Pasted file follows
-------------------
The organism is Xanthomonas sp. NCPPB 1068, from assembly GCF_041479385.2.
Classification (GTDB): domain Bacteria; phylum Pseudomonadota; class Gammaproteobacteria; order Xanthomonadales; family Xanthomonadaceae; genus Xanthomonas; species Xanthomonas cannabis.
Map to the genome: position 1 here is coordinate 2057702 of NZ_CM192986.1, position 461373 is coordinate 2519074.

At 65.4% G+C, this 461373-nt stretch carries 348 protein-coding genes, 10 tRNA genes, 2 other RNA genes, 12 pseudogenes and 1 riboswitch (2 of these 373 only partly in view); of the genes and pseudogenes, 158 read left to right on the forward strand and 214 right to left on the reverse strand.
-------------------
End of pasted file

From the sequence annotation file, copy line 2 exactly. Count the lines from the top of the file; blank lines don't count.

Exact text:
Classification (GTDB): domain Bacteria; phylum Pseudomonadota; class Gammaproteobacteria; order Xanthomonadales; family Xanthomonadaceae; genus Xanthomonas; species Xanthomonas cannabis.